Monday, December 10, 2007
With Sunday morning came red eyes, a dull headache, and a chance to speak with my Dad. As usual, conversation veered towards our favorite topics: the fragile state of Pakistan's constitutional democracy, and "President" Musharraf's preference for batons over tear gas; the impact of an impending interest rate hike on our 36,000 shares of Google, and whether or not we want our Maserati's to match; life with cancer, and the similarities and differences between a hospital room and a prison cell.
All told, there is good news and bad news. As is always prudent, let's begin with the less palatable: at the moment, A. H. Goodwin is seriously uncomfortable. The difficulty with sleeping has persisted, and very little in the way of food tastes right. I can tell he’s really hurting from the lack of sleep because he talked about the prospect of getting “six or seven” hours of dreamless sleep like you might talk about getting a third home in Aspen. It’s something you’d really like, something you may even physically crave, but it's also something you don’t harbor any delusions about getting.
(On the food front: unexpectedly, along with green Lifesavers, my Dad has found a taste for Fanta Orange Soda, which he describes as "clean and cold." If you're in the neighborhood, he might appreciate a case of Fanta or its similar-tasting cousin, Sunkist.)
And it's not just sleep and sustenance. My Dad's cellular interlopers have continued to wage their unique war of attrition. Unlike conventional warfare where bullets and bodily harm are the principal weapon, my Dad's idiosyncratic enemy seems mainly focused on indignities. Discretion precludes a full accounting of disease-related indignities, but let's just say that life is exceedingly annoying at the moment. His body is exhibiting stubbornness and intractability worthy of adolescence. All the usual parts are doing totally unusual things. Just getting up from the bed is taxing and time-consuming; once accomplished, there is rarely much energy left for completing whatever task inspired leaving the bed in the first place. All of this has come together to make an A. H. Goodwin that sounds unlike himself.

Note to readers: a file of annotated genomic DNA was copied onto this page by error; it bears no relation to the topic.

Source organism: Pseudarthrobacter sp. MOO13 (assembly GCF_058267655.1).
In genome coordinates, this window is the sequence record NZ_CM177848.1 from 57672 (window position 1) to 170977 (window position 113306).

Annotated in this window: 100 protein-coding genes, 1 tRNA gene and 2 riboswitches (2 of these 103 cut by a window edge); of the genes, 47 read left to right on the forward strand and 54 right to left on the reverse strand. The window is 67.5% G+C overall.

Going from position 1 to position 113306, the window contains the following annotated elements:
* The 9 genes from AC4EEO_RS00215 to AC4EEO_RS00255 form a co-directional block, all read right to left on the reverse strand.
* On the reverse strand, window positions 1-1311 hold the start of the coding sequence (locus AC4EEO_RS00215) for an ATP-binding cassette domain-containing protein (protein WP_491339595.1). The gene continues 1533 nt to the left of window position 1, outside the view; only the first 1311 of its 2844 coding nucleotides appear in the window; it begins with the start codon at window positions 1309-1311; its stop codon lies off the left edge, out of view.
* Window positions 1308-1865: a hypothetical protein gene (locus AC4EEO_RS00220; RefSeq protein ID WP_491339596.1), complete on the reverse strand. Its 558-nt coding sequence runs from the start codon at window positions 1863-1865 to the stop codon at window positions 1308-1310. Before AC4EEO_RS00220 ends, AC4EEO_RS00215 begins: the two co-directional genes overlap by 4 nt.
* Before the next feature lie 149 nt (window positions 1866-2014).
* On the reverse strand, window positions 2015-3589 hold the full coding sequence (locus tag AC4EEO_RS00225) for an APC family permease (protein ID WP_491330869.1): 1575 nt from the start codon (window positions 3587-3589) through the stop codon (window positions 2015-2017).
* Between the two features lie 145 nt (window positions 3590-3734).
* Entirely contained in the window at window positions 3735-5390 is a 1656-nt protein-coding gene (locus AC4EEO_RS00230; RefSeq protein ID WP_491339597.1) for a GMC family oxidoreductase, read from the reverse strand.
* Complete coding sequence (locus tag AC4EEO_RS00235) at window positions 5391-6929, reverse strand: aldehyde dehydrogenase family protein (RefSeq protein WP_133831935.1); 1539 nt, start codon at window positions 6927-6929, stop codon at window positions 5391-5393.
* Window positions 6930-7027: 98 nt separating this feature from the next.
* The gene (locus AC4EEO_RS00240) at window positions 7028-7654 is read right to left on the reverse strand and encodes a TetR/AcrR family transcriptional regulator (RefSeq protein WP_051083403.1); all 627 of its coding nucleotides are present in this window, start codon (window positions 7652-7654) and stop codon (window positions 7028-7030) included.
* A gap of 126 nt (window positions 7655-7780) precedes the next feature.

The good news is that all of this is proceeding just as expected. Turns out, sleepless, tasteless, bed-ridden days are a sign of progress. Or, at the very least, a sign that his experience is closely mirroring that of almost all other patients. It may be a tired metaphor, but the image that seems most applicable is that of a marathon. No matter how much you've trained, no matter how many mornings you rose with the sun to get a few miles in before work, come the second or third hour, things are going to feel ugly. Your legs are going to cramp up and you're going to be desperate for water. It's an unfortunate truth that there's no getting around. But with every mile you tough out, you're left one closer to the finish line. And for those of us not looking for an 2008 Olympic birth, it's not about how fast you run or how pretty you look while doing it; it's just about getting from point A to point B without succumbing to heat stroke.
At the moment, then, my Dad is huffing and puffing his way through mile 10 or 11. He's sweaty and foul-smelling, rubber legged and sore across the middle, but he's continuing to put one steady foot in front of the other. He's tired, and sure, he'd probably wouldn't mind if the race got called on account of bad weather, but he's not going anywhere. He's moving on down the track with all the expediency and grace his 240 lbs can muster. He’s going to run as hard as you can when you have to push an IV drip every step of the way.
Finally, although he has to do the running on his own, it's always easier to fight through the cramps when you have cheering fans lining the course. To continue this now extremely tired metaphor, it sounds like he could use a large cup of emotional Gatorade (orange flavored, of course).
So, if you get a chance, leave a blog post or a voicemail: let him know we're all still watching, whooping it up on the sidelines as he runs past.